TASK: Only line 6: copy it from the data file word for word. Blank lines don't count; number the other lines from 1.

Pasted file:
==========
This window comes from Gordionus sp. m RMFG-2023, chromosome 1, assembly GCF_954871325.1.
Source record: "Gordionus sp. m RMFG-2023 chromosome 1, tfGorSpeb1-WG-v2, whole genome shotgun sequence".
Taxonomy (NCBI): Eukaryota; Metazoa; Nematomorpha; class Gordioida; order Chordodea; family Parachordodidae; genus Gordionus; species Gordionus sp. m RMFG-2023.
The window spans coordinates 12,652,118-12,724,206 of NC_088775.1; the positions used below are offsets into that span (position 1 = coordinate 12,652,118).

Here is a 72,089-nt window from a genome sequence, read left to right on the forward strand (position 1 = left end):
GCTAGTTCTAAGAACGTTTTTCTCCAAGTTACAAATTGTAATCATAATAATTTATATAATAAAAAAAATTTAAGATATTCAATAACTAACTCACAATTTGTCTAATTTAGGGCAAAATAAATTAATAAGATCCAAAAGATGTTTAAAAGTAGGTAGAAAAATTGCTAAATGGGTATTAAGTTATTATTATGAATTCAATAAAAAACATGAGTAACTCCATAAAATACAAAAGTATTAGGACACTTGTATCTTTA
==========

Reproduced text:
GCTAGTTCTAAGAACGTTTTTCTCCAAGTTACAAATTGTAATCATAATAATTTATATAATAAAAAAAATTTAAGATATTCAATAACTAACTCACAATTTGTCTAATTTAGGGCAAAATAAATTAATAAGATCCAAAAGATGTTTAAAAGTAGGTAGAAAAATTGCTAAATGGGTATTAAGTTATTATTATGAATTCAATAAAAAACATGAGTAACTCCATAAAATACAAAAGTATTAGGACACTTGTATCTTTA